Should the the U.S. strike Syria? These are the five smartest arguments. ~ Max Fisher, The Washington Post.
A Free Syrian Army fighter runs after a Syrian Army tank shell explodes.(REUTERS/Goran Tomasevic)
The debate within the United States over whether or not the United States should launch limited, off-shore strikes against Syria, as punishment for President Bashar al-Assad’s suspected use of chemical weapons against civilians, is now entering the realm of U.S. domestic policy. And that means the conversation is getting politicized, which can make it tougher to follow.
Among foreign policy-watchers, this question often invokes deep, almost tortured ambivalence. On the one hand, it’s an opportunity to protect the international norm against chemical weapons, which matters not just for Syria but for future wars as well. On the other, it’s risky, could have unintended consequences and almost no one believes that it will bring the two-plus-year war any close to resolution.
Here, then, are highlights from five of the smartest arguments I’ve come across on whether the U.S. should strike Syria.
• It might discourage future use of chemical weapons by signaling even harsher punishment in the event of recidivism – an important achievement in and of itself. Should the regime find itself fighting for its survival, however, that consideration might not weigh heavily. Elements within the opposition also might be tempted to use such weapons and then blame the regime, precisely in order to provoke further U.S. intervention. …
• Military action, which the U.S. has stated will not aim at provoking the regime’s collapse, might not even have an enduring effect on the balance of power on the ground. Indeed, the regime could register a propaganda victory, claiming it had stood fast against the U.S. and rallying domestic and regional opinion around an anti-Western, anti-imperialist mantra.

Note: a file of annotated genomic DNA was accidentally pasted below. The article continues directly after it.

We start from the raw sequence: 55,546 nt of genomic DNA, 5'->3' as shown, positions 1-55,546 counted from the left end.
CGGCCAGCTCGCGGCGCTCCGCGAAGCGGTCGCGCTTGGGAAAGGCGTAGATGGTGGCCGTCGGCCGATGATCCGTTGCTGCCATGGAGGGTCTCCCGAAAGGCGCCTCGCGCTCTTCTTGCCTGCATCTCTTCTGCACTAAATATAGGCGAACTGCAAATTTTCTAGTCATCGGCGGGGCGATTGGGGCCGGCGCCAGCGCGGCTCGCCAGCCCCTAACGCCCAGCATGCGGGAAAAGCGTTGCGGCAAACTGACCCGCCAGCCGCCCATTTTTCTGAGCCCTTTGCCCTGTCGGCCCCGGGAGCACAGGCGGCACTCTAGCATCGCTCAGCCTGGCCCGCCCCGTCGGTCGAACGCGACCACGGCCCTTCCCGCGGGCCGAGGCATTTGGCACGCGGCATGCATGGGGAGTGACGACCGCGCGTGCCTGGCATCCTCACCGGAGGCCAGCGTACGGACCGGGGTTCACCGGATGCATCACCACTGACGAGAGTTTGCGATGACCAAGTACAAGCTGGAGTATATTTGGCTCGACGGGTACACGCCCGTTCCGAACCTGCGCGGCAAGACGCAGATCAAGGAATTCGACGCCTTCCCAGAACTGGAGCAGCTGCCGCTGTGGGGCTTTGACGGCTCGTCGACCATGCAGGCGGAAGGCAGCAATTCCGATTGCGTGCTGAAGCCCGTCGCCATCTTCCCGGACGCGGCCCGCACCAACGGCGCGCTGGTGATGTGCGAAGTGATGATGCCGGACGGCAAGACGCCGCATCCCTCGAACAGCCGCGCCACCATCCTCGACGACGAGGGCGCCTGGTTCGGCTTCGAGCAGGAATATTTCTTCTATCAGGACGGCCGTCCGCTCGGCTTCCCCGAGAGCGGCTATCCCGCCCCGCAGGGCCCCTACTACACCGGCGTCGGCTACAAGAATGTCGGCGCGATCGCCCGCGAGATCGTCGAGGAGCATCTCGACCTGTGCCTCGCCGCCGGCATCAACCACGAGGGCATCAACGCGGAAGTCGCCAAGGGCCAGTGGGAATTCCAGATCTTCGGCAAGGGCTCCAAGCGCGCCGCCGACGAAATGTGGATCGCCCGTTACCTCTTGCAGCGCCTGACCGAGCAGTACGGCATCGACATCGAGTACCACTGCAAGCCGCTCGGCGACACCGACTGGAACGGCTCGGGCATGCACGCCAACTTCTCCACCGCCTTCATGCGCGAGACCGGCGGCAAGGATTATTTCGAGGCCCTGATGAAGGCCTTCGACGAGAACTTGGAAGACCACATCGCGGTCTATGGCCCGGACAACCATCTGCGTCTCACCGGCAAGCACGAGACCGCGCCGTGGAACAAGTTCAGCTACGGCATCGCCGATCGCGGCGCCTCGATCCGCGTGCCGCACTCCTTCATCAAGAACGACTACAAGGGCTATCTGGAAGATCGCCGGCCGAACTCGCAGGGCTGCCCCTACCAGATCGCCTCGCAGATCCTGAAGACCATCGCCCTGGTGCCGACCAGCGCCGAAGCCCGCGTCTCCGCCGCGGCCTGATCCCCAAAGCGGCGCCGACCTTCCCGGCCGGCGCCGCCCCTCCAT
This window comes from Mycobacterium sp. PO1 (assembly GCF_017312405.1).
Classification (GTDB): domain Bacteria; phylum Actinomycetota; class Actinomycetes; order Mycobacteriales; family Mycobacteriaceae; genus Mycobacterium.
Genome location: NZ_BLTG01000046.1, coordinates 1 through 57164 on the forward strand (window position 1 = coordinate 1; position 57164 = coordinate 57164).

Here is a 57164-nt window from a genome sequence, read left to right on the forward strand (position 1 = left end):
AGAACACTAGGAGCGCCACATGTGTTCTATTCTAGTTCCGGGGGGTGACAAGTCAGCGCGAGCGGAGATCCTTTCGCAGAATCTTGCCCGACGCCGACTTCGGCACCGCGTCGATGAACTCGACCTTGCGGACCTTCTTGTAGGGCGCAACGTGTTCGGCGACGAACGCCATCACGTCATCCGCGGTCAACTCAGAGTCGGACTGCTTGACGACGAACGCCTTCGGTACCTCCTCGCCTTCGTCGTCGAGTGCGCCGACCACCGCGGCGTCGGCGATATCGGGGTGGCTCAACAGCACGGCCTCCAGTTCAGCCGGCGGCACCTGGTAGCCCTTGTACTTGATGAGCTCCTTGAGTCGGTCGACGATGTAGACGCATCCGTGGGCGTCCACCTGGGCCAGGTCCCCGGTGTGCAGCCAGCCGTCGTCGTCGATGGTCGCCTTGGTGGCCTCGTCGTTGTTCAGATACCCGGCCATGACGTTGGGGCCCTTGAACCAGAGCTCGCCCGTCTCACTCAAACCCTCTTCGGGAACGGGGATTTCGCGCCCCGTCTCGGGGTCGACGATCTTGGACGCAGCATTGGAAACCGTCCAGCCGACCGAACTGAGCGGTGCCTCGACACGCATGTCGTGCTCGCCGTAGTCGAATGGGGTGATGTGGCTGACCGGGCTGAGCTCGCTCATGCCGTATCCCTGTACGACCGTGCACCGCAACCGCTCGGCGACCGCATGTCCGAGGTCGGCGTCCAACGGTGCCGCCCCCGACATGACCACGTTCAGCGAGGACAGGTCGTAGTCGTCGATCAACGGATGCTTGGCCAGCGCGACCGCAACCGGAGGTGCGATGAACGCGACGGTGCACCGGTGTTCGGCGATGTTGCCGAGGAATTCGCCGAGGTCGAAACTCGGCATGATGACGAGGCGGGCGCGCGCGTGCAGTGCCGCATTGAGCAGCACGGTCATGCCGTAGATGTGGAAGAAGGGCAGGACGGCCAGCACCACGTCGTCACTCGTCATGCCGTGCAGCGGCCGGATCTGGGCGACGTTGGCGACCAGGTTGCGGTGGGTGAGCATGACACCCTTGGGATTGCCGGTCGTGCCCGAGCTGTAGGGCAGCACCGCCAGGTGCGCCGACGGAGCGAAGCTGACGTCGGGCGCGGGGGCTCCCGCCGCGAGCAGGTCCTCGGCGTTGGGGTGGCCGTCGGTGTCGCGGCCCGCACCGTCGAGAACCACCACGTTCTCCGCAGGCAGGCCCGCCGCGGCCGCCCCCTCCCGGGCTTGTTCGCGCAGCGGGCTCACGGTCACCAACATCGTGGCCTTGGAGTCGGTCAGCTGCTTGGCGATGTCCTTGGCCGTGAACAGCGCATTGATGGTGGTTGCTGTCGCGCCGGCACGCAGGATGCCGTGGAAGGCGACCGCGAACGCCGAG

Grain of salt: The Crisis Group report, heavily praised for its analysis of strikes’ potential impact, also has been widely criticized for advocating a political solution that neither side of the conflict has shown any interest in accepting or that would even be possible to organize.
Assad’s forces have already killed tens of thousands of civilians with conventional weaponry. But chemical warfare is a step beyond. Since the Second World War, governments and armies have gradually forsworn weapons that do not distinguish between soldiers and civilians. These include nuclear, biological, and chemical arms, and also land mines and cluster munitions. The treaties that ban such arms are building blocks in a decades-long campaign by human-rights activists to insist that warfare be subordinated to international law, that soldiers attack only other soldiers, and that generals be held accountable for where they aim their weapons.